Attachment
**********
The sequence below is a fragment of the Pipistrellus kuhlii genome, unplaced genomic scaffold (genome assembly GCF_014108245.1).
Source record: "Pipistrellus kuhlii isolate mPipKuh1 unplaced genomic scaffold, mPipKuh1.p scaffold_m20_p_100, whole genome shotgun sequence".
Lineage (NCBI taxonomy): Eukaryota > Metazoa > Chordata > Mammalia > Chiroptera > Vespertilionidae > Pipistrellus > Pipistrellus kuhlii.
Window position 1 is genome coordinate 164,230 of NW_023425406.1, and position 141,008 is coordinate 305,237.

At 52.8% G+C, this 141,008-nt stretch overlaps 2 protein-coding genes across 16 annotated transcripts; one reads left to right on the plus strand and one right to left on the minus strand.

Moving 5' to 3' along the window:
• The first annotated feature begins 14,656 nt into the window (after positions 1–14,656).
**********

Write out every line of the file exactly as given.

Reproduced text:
The sequence below is a fragment of the Pipistrellus kuhlii genome, unplaced genomic scaffold (genome assembly GCF_014108245.1).
Source record: "Pipistrellus kuhlii isolate mPipKuh1 unplaced genomic scaffold, mPipKuh1.p scaffold_m20_p_100, whole genome shotgun sequence".
Lineage (NCBI taxonomy): Eukaryota > Metazoa > Chordata > Mammalia > Chiroptera > Vespertilionidae > Pipistrellus > Pipistrellus kuhlii.
Window position 1 is genome coordinate 164,230 of NW_023425406.1, and position 141,008 is coordinate 305,237.

At 52.8% G+C, this 141,008-nt stretch overlaps 2 protein-coding genes across 16 annotated transcripts; one reads left to right on the plus strand and one right to left on the minus strand.

Moving 5' to 3' along the window:
• The first annotated feature begins 14,656 nt into the window (after positions 1–14,656).